The return of venous blood from the legs back to the heart is accomplished
by numerous valves which are located in the veins, and the leg's "muscle
pump." Normal veins contain one-way valves that permit the blood to flow
from the periphery back toward the heart. These valves are necessary because
of our upright posture, and the effect of gravity, which would otherwise
cause the blood to pool in our feet and legs every time we stand. The
"muscle pump" is made up of muscle groups in the calf. When these muscles
contract, blood is forced upward toward the heart, through the one-way
valves. The blood cannot flow "backwards" toward the feet, because of
the presence of the valves. When the muscles relax, the valves prevent
the blood from flowing back down to the feet. The empty veins in the feet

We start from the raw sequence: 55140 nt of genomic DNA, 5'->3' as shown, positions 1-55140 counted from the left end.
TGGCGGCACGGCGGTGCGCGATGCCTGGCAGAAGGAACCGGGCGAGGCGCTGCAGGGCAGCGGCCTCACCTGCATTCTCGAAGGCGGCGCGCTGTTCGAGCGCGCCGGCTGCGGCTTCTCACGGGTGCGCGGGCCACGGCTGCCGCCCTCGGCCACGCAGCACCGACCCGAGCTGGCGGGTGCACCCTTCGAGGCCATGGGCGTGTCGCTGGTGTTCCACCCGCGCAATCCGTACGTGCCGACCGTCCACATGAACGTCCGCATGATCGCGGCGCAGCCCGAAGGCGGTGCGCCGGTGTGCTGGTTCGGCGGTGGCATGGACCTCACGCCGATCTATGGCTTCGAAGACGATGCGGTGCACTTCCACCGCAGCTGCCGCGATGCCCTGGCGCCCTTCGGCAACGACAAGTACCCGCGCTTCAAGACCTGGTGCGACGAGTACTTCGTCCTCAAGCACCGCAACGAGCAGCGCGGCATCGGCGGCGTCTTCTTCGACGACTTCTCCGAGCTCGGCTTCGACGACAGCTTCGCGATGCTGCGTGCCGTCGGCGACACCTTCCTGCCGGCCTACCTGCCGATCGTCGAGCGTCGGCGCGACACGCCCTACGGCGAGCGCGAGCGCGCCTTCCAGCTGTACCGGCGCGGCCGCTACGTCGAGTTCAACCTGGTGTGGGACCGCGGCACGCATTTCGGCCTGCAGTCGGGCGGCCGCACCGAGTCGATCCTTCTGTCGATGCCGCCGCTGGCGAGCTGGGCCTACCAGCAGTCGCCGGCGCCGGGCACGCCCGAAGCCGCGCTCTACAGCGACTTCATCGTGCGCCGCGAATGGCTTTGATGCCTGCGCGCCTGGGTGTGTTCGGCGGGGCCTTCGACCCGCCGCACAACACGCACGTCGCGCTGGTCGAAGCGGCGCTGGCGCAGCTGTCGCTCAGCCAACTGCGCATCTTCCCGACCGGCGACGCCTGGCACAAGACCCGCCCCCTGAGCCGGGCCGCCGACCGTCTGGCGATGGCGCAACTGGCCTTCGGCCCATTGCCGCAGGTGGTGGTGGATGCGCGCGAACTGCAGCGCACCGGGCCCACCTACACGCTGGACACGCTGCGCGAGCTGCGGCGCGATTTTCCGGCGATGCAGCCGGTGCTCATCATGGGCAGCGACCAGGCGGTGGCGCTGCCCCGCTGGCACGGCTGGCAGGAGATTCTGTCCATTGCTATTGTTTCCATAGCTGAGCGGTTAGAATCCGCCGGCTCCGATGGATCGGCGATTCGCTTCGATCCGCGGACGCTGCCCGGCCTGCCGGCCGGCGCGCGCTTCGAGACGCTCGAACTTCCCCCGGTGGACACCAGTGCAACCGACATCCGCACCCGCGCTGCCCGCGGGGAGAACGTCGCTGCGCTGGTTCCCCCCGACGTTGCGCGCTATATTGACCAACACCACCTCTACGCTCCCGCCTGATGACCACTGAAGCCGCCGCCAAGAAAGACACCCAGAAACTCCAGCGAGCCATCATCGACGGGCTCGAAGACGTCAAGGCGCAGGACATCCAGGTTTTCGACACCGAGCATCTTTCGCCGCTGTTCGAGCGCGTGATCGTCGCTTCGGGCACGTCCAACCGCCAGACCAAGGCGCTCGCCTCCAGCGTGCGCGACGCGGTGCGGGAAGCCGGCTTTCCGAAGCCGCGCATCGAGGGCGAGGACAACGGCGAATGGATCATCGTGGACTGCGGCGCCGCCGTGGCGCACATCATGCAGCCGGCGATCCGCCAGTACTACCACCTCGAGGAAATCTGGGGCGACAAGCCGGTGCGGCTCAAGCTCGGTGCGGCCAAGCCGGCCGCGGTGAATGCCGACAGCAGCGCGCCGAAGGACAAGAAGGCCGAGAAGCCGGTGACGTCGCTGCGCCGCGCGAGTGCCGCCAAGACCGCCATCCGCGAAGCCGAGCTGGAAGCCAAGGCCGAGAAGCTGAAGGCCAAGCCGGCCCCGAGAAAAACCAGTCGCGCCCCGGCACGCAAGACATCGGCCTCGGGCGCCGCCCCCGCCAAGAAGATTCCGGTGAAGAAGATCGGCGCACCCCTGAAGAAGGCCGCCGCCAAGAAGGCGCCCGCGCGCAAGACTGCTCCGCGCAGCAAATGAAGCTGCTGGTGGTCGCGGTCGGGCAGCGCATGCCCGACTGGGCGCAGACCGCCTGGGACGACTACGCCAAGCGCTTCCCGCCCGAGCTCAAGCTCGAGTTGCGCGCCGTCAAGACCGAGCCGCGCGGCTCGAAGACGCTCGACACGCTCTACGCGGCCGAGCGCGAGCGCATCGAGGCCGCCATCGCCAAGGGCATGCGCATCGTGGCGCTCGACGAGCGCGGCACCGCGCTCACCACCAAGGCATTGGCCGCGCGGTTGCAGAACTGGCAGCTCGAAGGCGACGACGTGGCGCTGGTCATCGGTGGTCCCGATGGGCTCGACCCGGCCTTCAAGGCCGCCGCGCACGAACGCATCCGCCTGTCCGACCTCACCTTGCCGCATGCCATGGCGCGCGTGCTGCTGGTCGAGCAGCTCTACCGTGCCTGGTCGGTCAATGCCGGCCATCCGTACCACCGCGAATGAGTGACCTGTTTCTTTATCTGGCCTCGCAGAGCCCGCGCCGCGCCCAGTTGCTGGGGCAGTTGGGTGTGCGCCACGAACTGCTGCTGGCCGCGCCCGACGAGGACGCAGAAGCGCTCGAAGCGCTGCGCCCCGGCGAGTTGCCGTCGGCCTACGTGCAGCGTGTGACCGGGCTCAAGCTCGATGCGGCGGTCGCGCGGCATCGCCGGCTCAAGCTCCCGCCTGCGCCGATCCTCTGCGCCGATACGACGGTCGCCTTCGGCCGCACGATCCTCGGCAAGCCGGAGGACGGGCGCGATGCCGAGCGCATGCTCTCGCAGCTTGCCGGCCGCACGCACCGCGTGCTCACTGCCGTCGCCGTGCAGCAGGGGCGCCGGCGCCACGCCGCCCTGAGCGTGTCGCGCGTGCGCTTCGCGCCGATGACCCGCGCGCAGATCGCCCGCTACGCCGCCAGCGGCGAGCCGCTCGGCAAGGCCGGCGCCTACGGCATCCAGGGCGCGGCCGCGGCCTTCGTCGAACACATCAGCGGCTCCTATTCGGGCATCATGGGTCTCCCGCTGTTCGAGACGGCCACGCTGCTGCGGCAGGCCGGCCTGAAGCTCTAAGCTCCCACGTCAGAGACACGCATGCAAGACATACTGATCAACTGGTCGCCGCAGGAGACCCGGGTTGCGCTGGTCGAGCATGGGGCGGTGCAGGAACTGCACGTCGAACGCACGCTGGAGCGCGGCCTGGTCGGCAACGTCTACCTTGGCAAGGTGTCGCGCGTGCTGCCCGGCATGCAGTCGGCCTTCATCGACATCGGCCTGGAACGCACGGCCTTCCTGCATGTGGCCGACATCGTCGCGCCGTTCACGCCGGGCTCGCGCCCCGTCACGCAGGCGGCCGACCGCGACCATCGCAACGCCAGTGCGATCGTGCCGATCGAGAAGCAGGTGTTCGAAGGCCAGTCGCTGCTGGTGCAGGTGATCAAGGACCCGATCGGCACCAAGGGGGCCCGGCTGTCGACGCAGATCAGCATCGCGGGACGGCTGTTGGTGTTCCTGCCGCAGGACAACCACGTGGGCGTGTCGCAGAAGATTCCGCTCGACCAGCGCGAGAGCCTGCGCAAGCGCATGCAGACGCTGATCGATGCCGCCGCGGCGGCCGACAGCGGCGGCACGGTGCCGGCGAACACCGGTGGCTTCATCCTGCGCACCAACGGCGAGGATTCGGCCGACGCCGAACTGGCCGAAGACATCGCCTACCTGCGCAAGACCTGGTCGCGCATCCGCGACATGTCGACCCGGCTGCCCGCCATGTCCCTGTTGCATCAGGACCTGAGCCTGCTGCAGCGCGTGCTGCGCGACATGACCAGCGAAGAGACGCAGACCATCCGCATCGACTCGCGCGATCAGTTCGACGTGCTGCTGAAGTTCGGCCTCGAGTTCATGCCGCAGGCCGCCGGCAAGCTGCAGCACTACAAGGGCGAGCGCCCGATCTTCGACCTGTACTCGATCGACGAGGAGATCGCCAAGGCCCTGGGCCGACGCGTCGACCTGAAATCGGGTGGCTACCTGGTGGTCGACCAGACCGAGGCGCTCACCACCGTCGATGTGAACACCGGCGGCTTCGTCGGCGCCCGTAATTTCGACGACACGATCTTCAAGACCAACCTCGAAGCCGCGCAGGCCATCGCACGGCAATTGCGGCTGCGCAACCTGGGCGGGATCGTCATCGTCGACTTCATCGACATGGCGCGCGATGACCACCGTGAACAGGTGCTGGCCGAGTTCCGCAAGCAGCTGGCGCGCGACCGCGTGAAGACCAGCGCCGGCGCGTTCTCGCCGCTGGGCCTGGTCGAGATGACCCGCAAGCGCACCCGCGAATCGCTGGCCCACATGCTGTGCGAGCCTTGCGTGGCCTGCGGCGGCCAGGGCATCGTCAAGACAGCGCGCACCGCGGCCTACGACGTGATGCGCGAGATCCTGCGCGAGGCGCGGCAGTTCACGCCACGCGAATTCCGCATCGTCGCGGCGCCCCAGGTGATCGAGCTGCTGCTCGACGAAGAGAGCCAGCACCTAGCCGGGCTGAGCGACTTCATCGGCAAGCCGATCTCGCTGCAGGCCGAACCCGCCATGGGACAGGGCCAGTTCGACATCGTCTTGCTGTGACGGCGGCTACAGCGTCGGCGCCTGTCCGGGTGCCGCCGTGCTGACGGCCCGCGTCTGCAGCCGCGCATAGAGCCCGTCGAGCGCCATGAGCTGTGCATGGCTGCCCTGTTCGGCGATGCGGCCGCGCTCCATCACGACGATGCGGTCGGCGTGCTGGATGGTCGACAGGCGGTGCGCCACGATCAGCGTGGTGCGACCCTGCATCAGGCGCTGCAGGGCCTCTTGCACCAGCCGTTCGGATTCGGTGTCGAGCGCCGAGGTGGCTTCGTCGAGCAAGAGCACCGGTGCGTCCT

and legs can now accept new blood coming from the feet, and the process repeats.
Large varicose veins are formed when the valves in the legs malfunction.
The valves become "incompetent," and begin to leak. As a result, blood
can leak back down to the feet and legs, because of the action of gravity.
This causes the veins to become distended, which causes further valves
to leak because of the increase in size of the vein channel. Over time,
these veins become large, "ropy," and visible to the naked eye. The word
"varicose" comes from the Greek word for "cluster of grapes," which these
veins can come to resemble. Varicose veins can cause discomfort, and typical
symptoms include pain, burning, heaviness, or tingling.
Superficial, small blue or red-blue spider veins, also called telangiectasais,
are a result of reflux into tiny venules in or just below the skin. Reticular
veins, also called feeder veins, often supply such telangiectasias. Spider
veins may cause symptoms of pain--especially pain which is aggravated
by prolonged periods of standing--as well as itching or tingling sensations.